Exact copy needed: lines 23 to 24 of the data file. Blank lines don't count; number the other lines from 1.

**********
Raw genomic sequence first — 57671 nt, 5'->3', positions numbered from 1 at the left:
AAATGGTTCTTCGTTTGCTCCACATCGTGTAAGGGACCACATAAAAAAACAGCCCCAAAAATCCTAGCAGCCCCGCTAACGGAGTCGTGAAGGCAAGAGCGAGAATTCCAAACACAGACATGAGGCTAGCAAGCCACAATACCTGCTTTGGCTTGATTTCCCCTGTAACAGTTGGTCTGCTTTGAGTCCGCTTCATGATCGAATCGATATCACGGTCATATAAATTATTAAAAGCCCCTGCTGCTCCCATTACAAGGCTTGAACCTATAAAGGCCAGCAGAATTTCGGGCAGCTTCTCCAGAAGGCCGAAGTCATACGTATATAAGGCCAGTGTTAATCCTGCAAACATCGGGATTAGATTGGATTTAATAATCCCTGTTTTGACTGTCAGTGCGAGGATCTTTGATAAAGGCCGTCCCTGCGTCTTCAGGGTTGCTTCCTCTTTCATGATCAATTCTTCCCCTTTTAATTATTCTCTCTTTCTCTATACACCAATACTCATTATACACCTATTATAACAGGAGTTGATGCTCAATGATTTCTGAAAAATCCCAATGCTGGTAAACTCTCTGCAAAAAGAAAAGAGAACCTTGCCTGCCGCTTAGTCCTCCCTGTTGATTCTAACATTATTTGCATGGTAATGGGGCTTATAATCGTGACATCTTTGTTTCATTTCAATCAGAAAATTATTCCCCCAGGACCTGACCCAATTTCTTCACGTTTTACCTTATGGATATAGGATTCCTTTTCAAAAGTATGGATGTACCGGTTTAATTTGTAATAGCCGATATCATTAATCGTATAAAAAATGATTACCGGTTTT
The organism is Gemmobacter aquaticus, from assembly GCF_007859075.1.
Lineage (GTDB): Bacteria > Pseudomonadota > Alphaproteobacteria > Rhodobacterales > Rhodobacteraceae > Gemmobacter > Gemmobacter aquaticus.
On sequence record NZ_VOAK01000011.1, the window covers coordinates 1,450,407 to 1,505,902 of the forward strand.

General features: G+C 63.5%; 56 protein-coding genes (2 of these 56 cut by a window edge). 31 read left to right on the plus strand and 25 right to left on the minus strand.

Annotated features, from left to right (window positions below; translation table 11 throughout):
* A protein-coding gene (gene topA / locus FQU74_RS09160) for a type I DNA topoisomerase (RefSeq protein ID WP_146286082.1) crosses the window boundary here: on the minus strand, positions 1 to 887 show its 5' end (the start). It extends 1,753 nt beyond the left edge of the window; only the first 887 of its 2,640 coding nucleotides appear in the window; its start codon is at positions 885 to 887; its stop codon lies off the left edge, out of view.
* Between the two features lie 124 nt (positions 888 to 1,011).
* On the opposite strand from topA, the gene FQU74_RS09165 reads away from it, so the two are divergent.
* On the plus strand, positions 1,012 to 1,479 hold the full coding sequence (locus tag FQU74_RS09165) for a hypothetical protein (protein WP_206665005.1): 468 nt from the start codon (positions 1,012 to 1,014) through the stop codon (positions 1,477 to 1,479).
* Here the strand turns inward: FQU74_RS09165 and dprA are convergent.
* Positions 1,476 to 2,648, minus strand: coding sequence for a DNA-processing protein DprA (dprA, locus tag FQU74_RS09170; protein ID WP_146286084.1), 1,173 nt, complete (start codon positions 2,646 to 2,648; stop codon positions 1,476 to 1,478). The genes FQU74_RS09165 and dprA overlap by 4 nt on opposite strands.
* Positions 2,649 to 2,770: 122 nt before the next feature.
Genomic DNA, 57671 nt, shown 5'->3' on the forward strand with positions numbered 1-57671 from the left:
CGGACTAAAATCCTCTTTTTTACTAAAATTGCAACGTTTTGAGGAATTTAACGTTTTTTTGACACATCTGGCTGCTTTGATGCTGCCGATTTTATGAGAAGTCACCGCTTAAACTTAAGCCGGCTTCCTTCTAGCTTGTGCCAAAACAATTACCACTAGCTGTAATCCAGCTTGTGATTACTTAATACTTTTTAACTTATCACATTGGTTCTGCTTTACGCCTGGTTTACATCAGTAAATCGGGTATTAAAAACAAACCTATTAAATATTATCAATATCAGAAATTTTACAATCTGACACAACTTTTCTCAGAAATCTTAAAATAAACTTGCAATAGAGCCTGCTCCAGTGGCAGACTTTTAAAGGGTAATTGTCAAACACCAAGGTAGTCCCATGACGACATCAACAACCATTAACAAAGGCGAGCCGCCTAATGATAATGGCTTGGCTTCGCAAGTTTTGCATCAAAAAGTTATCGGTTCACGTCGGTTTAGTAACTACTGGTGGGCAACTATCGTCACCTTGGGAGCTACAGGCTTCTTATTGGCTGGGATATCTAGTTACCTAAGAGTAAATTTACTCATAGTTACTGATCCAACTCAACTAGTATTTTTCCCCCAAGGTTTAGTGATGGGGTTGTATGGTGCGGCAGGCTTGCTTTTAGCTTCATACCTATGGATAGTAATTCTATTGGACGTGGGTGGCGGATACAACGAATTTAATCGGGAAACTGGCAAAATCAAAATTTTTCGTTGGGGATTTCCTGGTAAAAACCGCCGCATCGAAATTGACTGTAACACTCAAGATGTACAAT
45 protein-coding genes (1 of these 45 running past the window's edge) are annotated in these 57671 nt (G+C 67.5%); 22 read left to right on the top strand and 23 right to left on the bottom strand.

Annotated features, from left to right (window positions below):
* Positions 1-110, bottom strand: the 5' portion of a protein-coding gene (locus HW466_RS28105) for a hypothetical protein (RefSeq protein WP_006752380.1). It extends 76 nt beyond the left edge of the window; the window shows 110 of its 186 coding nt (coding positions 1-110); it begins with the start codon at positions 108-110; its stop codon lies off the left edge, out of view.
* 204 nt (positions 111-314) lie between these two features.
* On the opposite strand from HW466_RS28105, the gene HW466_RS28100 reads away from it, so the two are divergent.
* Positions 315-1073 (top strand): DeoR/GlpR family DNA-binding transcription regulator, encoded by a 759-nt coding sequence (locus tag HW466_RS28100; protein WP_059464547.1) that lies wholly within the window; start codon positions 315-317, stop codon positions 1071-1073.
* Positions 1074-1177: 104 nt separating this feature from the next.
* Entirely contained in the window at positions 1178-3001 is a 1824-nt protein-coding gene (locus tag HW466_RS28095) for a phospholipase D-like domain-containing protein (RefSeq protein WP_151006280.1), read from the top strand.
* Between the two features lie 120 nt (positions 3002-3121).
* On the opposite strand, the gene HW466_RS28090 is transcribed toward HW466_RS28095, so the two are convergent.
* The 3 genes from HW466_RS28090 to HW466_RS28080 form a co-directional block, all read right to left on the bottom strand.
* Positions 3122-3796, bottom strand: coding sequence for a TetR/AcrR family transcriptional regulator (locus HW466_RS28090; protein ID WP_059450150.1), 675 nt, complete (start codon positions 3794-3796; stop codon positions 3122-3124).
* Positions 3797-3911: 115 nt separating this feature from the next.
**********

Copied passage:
* Positions 1074-1177: 104 nt separating this feature from the next.
* Entirely contained in the window at positions 1178-3001 is a 1824-nt protein-coding gene (locus tag HW466_RS28095) for a phospholipase D-like domain-containing protein (RefSeq protein WP_151006280.1), read from the top strand.